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Derek Ramsay gets down to basics with indie director

/ 12:40 AM August 01, 2017
Derek Ramsay

Derek Ramsay

Actor Derek Ramsay gets down and dirty, playing an idealistic policeman caught in a web of corruption and intrigue in his latest project, the Brillante Ma Mendoza series “Amo” on TV5.

It’s not the first time Derek is portraying a shady character. His villainous turn as a drug-addled cop-turned-bank robber in Michael Tuviera’s “The Janitor” showed he was willing to deviate from the rom-com and adult-triangle route.

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This time around, he got to relish firsthand the gritty directing style of the Cannes-winning filmmaker.

“It was a totally different experience,” Derek told the Inquirer. “No offense meant to the other directors I had worked with, but I frankly couldn’t compare this series to my previous projects.”

It was a crash course in Reality 101. Imagine, shooting a scene in a real morgue, with real corpses! “I thought it was a dummy … or makeup. It was disturbing to find out it was an actual dead body.”

It was a complete immersion for the Filipino-British actor. “One scene was held in a squatter’s area,” he recalled.

The residents were not informed that he would be part of the sequence depicting a raid in a drug den. “There was no warning at all. Some people got shocked when they saw me there.”

The nonactors’ response was priceless, he related. “That raw, unscripted reaction was what Direk Brillante wanted to capture.”

In a chase scene set in a mall, some security guards thought Derek was a real wacko running around with a gun.

“I was afraid, at first,” he owned up. “What if someone took a shot at me!”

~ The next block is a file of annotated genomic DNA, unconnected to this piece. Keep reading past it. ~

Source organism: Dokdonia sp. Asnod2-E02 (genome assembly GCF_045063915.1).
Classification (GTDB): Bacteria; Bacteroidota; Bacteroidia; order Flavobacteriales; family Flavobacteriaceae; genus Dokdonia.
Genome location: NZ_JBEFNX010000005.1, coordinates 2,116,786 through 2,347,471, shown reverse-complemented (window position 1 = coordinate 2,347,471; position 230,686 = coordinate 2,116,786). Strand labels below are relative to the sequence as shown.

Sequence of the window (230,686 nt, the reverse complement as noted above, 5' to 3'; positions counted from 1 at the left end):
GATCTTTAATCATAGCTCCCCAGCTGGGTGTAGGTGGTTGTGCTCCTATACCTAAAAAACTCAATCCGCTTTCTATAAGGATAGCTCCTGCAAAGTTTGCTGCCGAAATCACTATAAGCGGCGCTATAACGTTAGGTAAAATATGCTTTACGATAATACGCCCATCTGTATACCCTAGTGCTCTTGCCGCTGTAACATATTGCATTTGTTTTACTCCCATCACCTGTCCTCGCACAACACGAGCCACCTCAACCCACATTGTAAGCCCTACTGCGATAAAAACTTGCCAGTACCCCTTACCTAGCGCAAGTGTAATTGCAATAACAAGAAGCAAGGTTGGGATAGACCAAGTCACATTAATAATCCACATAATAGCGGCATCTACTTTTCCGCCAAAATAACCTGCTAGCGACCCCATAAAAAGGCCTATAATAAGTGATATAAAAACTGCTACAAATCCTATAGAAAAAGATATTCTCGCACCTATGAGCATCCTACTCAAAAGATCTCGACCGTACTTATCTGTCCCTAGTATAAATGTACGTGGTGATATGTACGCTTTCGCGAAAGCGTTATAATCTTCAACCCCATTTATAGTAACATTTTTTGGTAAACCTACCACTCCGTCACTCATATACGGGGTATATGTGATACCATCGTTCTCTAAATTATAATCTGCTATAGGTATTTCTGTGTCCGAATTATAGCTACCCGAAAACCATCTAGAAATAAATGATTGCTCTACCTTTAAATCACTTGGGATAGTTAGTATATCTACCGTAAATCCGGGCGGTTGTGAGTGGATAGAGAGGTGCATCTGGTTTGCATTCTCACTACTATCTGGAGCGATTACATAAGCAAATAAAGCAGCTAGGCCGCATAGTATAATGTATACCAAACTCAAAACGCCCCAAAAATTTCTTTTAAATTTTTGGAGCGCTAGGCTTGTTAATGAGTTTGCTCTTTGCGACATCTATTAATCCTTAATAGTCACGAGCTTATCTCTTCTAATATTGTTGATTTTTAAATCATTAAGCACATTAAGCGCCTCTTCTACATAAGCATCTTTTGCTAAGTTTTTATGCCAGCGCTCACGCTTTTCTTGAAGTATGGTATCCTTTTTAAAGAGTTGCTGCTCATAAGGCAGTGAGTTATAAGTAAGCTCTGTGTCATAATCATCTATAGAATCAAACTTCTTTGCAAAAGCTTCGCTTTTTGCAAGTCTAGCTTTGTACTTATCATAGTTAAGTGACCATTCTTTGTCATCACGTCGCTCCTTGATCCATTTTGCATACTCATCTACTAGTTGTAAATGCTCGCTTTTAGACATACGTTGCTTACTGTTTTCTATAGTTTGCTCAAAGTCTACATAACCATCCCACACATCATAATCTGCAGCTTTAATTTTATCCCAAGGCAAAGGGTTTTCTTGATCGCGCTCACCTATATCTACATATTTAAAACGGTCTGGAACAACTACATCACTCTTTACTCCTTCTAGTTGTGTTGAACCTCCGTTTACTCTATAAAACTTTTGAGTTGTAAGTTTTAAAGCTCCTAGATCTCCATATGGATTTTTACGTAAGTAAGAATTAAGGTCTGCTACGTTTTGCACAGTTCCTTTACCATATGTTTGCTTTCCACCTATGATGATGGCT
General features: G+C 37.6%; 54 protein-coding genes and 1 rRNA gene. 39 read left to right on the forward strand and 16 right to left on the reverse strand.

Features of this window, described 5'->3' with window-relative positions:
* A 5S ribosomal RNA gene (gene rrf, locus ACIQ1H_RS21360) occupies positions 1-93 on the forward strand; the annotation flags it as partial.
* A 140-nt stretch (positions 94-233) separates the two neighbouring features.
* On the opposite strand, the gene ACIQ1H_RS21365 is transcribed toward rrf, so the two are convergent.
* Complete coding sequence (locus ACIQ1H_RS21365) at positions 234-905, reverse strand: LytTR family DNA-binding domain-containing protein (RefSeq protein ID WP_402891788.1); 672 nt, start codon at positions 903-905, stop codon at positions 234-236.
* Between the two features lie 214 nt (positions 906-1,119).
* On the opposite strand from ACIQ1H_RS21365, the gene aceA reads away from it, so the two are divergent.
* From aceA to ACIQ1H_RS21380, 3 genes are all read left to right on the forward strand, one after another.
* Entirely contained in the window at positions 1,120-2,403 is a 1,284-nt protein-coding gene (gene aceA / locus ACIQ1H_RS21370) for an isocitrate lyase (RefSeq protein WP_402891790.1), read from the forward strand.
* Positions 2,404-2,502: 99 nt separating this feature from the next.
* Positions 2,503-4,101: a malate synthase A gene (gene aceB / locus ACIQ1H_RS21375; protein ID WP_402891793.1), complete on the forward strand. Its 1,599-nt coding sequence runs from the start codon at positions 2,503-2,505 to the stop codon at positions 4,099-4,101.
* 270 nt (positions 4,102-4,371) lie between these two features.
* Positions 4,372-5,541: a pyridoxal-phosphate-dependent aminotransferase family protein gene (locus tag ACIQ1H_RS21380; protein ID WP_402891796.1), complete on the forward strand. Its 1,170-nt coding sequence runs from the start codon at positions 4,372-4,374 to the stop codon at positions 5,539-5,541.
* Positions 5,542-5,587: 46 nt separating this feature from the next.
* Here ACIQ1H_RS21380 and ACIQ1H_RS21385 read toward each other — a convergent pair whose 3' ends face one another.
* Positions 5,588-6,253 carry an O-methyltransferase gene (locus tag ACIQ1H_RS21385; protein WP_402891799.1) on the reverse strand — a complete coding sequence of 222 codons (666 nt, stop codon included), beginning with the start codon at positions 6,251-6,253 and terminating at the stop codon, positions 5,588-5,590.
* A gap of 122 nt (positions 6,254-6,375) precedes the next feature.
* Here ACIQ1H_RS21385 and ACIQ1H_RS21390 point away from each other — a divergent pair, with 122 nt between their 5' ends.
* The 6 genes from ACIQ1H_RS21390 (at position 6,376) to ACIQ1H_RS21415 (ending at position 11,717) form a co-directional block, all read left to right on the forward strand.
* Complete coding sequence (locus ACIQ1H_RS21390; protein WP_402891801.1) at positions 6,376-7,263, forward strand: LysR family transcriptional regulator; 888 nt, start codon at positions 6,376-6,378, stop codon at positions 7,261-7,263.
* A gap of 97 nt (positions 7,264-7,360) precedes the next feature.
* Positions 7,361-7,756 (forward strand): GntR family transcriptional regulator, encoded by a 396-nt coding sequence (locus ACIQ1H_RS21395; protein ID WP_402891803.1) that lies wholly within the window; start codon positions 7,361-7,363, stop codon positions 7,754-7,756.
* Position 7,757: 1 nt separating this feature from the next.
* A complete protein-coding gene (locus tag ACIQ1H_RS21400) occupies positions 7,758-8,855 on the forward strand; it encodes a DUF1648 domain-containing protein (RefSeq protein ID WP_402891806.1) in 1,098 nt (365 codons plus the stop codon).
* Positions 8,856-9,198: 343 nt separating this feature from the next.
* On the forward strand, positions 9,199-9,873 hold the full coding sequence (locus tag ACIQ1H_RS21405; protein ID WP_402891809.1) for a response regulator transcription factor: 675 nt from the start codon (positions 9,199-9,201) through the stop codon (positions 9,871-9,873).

He eventually realized that Direk Brillante had everything under control.

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“It looked so real and honest,” he remarked. “Before working with Direk Brillante, I was wondering what the fuss was all about. But he definitely lived up to the hype!”

It was a new way of looking at the medium, Derek pointed out. “I discovered that sometimes you don’t need words to tell a story. Sometimes, you can reveal more with the visuals. That’s what I liked about this project.”

He tackles the part of a conflicted cop in this 12-part series, which premieres on Aug. 20.

Even though he is often tasked to murder unsavory characters, he is a family man at the same time, Derek said of his role. “He is a devoted husband and loving father, but he kills without remorse. He’s complex.”

He strongly believes in the urgency of the drug war, but he likewise recognizes the need to respect human rights and the rule of law. He understands the points of each side of the raging debate.

His father, Derek Arnold, who is in the security business, has been discussing this issue for years.

“The technology has always been available,” he remarked. “For years, my father has been saying that our streets need to be equipped with surveillance cameras, to help eradicate criminal activities. No one listened to my dad. Now, things have gotten worse.”

This pressing social problem is vividly depicted in “Amo,” according to Derek, who counts the series as his comeback on the small and big screens.

He took a break from acting for a while, to train for the World Championships Beach Ultimate.

He was understandably devastated when the Philippine team failed to top the Frisbee competition. “To think, we had the best record. We had 13 straight wins before losing two games and ending up in fourth place.”

He thinks he is “too old” for the next match, but is looking forward to passing on the skills to the next generation of athletes.

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